The latest cuisine to join the growing lineup at the restaurant at 1492 State St. in Veazie will draw from the German, Polish and Hungarian goodies that Vanessa Klein’s grandparents made when she was growing up.
Edelweiss Cafe will start serving up delicacies like schnitzel, chicken paprikash, goulash, bratwurst, kugel and matzo ball soup from the Veazie kitchen incubator space on May 24, and for dinner every Wednesday afterward.
Klein of Newburgh joins five other people who are cooking world cuisines part time in the tiny restaurant building, including Korean, Nigerian, Cajun, Cuban and Filipino foods.
Klein and her husband, Evan Mooney, education professors at the University of Maine and Husson University, respectively, live off the grid on a small farm in Newburgh, and plan to use their own vegetables as well as produce from local farmers in the recipes.
Klein said she’s been cooking since she was 12 years old and was given an American Girls cookbook for Christmas, which got her hooked.
“I have made a carrot soup recipe from that cookbook for every family holiday since I was 12. I have been experimenting and creating in the kitchen ever since,” she said. “I love looking through cookbooks, researching recipes, recreating dishes I’ve experienced as a kid and while traveling, and flexing my creative muscles in the kitchen.”
Klein’s family has roots in Germany, Poland and Hungary, and though they are of Jewish ancestry, she said that much of their cultural and culinary traditions were lost when they immigrated to the United States before World War II.
Klein said she is trying to reconnect with her Jewish roots through food.
“It was always really special when my grandma would make German dishes like rouladen, chicken fricassee and potato pancakes,” she said. “When I research some of the family recipes and traditions, it is amazing how many hail back to our Jewish background, especially on my dad’s side. I am hoping to reconnect with those traditions as well as with the Jewish community. I just feel like it is a part of me that I want to get back.”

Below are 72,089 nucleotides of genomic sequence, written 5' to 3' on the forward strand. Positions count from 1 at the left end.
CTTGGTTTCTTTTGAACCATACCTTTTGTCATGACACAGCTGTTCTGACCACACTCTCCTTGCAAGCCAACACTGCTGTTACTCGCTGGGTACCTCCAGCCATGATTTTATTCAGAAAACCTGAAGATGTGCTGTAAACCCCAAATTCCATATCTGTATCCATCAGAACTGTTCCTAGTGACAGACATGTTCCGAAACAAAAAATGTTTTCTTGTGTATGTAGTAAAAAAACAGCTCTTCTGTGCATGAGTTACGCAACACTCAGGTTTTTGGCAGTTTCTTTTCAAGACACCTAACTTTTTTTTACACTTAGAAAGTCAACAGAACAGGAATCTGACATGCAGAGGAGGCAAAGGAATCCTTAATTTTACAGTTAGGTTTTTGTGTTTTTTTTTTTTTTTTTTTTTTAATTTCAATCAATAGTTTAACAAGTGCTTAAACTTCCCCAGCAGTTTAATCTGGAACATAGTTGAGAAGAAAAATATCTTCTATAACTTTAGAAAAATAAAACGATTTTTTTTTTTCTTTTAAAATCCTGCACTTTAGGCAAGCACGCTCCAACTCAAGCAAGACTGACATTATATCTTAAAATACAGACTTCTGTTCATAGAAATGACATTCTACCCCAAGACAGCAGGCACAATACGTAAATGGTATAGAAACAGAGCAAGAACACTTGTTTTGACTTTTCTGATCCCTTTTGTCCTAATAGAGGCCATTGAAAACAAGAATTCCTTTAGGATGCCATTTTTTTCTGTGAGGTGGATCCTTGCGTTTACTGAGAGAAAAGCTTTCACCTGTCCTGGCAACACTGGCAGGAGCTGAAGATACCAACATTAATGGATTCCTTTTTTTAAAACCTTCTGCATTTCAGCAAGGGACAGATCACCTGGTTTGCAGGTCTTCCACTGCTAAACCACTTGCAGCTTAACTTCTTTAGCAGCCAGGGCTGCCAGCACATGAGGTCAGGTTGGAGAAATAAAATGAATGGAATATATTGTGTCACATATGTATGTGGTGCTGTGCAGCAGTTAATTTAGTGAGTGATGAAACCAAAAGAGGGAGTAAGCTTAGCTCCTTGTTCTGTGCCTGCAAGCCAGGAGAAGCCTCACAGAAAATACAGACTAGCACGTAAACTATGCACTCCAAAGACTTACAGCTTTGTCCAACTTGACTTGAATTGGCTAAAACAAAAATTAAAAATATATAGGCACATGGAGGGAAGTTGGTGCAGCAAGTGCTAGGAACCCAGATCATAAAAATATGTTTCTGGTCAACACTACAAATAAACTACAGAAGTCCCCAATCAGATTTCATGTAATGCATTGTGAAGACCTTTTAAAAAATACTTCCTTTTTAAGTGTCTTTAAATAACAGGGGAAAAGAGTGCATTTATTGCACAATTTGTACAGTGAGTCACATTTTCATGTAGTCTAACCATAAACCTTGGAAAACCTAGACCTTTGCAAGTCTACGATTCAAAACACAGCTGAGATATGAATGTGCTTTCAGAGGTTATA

Edelweiss Cafe will open on Wednesday, May 24, with takeout hours between 4:30 and 7 p.m. Like most of the other restaurants at 1492 State, Edelweiss will be takeout only, though she is considering offering lunch hours later on in the summer or fall. People can order dishes through Facebook or via email at firstname.lastname@example.org.
The rotating array of restaurants at 1492 State St. in Veazie was started by Eastern Maine Community College professor Changsu Kristopher Lee, who began Korean Dad, his part-time restaurant, there in May 2021. He still offers up Korean classics like bibimbap, japchae and bulgogi on Tuesdays for takeout.
Since then, he’s added Cajun food from Ca C’est Bon on Sundays, Nigerian food from African Cuisine on Thursdays, Filipino food from Kusina on Fridays, and Cuban food from Lilia’s Cuban Cafe on Saturdays.
Lee said that it’s unrealistic for many people who want to start a restaurant to embark on the expensive, time-consuming, difficult work of building and opening a full-service restaurant, which can cost tens of thousands of dollars in start-up money alone — an expense that’s even higher today due to rising costs of rent, energy and food.
“Here, we have a commercial licensed kitchen that’s all set up for takeout, and all you have to do is get your own license and bring your food and your skills to the table. If for whatever reason you decide it’s not for you, you’re not out $50,000. You’re not in major debt,” said Lee, in a January BDN interview. “And if it works, then you’re way better equipped to move on to something larger.”